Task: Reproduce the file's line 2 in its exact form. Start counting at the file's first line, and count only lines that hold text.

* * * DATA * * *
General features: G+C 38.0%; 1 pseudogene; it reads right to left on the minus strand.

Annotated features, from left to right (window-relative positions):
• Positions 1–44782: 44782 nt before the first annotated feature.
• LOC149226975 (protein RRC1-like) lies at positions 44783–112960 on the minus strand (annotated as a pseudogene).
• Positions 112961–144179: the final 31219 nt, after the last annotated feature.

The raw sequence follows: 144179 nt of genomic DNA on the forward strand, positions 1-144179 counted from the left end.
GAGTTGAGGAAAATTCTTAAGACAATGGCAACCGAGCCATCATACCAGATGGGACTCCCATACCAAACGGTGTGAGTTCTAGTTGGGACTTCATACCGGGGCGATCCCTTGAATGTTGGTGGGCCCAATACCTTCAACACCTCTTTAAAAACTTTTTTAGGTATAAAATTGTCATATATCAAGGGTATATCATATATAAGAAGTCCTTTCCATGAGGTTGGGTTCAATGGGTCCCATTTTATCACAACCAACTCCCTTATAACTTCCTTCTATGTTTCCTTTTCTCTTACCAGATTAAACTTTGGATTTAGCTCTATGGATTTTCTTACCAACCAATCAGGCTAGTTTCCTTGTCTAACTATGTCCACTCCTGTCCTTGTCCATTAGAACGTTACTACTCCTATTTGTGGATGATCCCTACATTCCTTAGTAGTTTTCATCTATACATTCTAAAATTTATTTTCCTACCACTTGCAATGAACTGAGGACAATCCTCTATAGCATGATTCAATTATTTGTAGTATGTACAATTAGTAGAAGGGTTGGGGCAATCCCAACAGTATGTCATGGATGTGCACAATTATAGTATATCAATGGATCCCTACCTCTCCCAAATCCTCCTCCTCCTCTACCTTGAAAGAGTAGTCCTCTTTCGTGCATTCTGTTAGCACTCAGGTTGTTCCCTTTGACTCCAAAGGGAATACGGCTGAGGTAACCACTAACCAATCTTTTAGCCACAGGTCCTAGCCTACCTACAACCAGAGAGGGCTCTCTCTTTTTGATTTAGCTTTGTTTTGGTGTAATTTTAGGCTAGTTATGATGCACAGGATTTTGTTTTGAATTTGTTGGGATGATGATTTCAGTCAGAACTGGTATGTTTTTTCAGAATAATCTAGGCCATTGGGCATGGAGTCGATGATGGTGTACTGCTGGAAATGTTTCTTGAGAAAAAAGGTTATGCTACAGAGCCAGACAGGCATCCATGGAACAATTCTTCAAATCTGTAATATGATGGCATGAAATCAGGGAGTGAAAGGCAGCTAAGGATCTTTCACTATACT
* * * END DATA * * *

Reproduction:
Annotated features, from left to right (window-relative positions):